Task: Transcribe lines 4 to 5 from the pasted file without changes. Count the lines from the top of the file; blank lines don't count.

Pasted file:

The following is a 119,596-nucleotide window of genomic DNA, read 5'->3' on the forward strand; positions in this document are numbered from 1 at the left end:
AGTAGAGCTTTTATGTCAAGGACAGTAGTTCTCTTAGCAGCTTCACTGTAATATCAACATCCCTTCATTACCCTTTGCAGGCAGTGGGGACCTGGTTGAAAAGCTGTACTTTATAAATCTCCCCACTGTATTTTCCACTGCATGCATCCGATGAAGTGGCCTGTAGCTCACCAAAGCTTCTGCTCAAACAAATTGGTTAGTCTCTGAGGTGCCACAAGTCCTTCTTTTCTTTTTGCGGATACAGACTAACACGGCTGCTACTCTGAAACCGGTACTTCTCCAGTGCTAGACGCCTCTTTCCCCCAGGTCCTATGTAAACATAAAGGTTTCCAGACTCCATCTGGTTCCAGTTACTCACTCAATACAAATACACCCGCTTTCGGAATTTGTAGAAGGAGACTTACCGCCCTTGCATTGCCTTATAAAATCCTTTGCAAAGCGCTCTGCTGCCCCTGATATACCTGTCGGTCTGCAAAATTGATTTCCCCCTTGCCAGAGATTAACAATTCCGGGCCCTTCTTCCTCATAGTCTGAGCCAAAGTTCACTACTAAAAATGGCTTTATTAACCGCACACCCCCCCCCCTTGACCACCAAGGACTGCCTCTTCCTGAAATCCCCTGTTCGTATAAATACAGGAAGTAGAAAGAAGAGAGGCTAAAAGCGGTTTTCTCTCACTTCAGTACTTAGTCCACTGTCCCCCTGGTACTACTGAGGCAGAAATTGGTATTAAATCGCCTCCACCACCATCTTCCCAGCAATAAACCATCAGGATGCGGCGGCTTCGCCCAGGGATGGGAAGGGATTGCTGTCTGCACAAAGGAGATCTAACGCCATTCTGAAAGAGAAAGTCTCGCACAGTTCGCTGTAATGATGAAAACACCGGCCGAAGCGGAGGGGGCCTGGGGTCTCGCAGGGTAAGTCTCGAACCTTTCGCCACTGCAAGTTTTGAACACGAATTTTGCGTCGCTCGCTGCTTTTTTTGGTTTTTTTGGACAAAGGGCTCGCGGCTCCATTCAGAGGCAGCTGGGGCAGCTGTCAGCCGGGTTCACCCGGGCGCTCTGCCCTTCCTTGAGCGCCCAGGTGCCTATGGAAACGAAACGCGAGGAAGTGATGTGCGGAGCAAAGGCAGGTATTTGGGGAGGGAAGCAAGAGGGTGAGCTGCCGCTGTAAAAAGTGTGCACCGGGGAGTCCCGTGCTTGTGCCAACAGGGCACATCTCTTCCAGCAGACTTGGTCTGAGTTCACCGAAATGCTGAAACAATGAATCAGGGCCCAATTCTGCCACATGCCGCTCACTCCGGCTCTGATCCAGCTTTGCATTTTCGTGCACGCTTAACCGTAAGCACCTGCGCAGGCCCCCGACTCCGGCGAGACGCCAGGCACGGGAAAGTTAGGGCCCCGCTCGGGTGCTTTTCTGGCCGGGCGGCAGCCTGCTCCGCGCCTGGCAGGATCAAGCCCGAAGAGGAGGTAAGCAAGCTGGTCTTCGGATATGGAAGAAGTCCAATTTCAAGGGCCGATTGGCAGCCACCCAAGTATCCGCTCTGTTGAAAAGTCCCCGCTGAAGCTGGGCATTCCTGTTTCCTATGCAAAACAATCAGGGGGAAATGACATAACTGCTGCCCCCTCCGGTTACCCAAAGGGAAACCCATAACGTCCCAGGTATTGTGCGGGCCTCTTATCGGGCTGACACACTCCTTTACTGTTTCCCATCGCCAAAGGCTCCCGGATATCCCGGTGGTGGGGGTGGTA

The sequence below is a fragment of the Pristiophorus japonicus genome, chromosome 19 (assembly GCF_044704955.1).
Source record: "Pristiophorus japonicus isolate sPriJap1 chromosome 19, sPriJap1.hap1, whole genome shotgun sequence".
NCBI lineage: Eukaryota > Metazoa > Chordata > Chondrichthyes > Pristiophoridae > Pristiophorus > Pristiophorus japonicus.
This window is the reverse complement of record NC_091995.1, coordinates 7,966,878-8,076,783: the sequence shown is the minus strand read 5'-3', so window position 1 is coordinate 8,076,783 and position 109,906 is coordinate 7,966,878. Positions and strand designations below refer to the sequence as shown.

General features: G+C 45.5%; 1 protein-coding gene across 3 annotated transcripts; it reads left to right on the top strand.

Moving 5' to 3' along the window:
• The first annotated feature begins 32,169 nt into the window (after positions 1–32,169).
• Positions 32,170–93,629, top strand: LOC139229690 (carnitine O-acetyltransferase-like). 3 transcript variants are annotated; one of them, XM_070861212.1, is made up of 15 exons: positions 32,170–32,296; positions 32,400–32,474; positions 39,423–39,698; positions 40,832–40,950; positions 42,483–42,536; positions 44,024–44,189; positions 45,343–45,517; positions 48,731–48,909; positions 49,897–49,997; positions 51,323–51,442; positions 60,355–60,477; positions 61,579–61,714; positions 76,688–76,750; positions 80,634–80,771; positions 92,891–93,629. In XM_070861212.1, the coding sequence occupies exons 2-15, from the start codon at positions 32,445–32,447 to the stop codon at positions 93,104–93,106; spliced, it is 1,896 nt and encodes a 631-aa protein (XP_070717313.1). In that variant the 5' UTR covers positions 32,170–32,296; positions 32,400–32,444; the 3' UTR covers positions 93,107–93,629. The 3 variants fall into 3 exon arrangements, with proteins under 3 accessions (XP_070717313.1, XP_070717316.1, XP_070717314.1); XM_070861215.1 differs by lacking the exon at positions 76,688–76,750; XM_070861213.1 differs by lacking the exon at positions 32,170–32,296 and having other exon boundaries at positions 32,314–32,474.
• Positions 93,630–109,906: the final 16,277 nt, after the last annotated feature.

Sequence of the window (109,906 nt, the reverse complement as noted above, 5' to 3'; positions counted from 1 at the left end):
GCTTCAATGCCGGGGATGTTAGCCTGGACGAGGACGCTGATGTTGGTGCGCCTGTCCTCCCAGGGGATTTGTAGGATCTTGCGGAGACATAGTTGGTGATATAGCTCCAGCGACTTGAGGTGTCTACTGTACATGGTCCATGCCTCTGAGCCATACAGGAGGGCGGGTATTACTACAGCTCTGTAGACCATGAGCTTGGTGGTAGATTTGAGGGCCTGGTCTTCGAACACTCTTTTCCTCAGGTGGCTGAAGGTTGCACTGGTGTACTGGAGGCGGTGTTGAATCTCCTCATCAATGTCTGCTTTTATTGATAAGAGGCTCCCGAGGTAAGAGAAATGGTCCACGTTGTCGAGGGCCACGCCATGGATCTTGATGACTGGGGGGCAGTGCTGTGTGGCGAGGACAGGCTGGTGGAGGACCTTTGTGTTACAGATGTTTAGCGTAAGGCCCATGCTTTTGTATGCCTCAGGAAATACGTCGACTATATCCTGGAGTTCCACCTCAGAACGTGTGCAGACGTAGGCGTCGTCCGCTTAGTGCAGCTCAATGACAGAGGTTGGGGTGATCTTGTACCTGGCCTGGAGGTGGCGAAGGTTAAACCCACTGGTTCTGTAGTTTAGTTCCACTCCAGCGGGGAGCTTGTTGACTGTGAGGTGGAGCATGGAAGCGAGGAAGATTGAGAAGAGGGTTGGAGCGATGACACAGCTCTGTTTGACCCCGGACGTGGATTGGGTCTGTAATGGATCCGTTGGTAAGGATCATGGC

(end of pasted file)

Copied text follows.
Source record: "Pristiophorus japonicus isolate sPriJap1 chromosome 19, sPriJap1.hap1, whole genome shotgun sequence".
NCBI lineage: Eukaryota > Metazoa > Chordata > Chondrichthyes > Pristiophoridae > Pristiophorus > Pristiophorus japonicus.